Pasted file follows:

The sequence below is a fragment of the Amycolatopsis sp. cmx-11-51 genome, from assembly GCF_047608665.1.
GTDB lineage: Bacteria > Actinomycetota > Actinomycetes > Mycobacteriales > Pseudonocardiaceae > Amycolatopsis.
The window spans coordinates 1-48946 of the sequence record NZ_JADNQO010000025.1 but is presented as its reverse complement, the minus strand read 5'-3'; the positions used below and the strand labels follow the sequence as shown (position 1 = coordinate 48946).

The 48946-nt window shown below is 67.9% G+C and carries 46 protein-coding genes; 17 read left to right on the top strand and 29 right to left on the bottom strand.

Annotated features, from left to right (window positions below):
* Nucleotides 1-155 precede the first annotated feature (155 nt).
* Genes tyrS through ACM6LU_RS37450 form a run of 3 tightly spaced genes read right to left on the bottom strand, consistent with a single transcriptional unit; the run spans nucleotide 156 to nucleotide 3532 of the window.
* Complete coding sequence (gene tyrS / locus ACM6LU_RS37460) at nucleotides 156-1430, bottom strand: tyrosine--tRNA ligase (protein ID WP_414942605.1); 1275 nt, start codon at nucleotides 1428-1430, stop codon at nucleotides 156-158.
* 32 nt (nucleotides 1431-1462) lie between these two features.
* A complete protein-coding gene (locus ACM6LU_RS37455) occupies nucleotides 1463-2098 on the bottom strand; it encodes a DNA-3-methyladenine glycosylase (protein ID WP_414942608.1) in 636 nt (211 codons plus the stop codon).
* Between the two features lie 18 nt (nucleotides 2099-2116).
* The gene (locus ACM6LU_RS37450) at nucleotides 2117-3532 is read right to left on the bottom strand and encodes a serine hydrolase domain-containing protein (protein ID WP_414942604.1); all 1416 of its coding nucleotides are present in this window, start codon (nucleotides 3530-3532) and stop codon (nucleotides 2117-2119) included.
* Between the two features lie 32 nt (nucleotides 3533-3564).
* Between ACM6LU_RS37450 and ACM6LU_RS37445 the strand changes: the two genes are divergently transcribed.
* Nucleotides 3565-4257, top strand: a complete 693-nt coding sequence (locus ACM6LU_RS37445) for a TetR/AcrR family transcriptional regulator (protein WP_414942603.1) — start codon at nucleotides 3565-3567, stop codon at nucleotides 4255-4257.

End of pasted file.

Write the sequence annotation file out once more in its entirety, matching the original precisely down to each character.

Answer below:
The sequence below is a fragment of the Amycolatopsis sp. cmx-11-51 genome, from assembly GCF_047608665.1.
GTDB lineage: Bacteria > Actinomycetota > Actinomycetes > Mycobacteriales > Pseudonocardiaceae > Amycolatopsis.
The window spans coordinates 1-48946 of the sequence record NZ_JADNQO010000025.1 but is presented as its reverse complement, the minus strand read 5'-3'; the positions used below and the strand labels follow the sequence as shown (position 1 = coordinate 48946).

The 48946-nt window shown below is 67.9% G+C and carries 46 protein-coding genes; 17 read left to right on the top strand and 29 right to left on the bottom strand.

Annotated features, from left to right (window positions below):
* Nucleotides 1-155 precede the first annotated feature (155 nt).
* Genes tyrS through ACM6LU_RS37450 form a run of 3 tightly spaced genes read right to left on the bottom strand, consistent with a single transcriptional unit; the run spans nucleotide 156 to nucleotide 3532 of the window.
* Complete coding sequence (gene tyrS / locus ACM6LU_RS37460) at nucleotides 156-1430, bottom strand: tyrosine--tRNA ligase (protein ID WP_414942605.1); 1275 nt, start codon at nucleotides 1428-1430, stop codon at nucleotides 156-158.
* 32 nt (nucleotides 1431-1462) lie between these two features.
* A complete protein-coding gene (locus ACM6LU_RS37455) occupies nucleotides 1463-2098 on the bottom strand; it encodes a DNA-3-methyladenine glycosylase (protein ID WP_414942608.1) in 636 nt (211 codons plus the stop codon).
* Between the two features lie 18 nt (nucleotides 2099-2116).
* The gene (locus ACM6LU_RS37450) at nucleotides 2117-3532 is read right to left on the bottom strand and encodes a serine hydrolase domain-containing protein (protein ID WP_414942604.1); all 1416 of its coding nucleotides are present in this window, start codon (nucleotides 3530-3532) and stop codon (nucleotides 2117-2119) included.
* Between the two features lie 32 nt (nucleotides 3533-3564).
* Between ACM6LU_RS37450 and ACM6LU_RS37445 the strand changes: the two genes are divergently transcribed.
* Nucleotides 3565-4257, top strand: a complete 693-nt coding sequence (locus ACM6LU_RS37445) for a TetR/AcrR family transcriptional regulator (protein WP_414942603.1) — start codon at nucleotides 3565-3567, stop codon at nucleotides 4255-4257.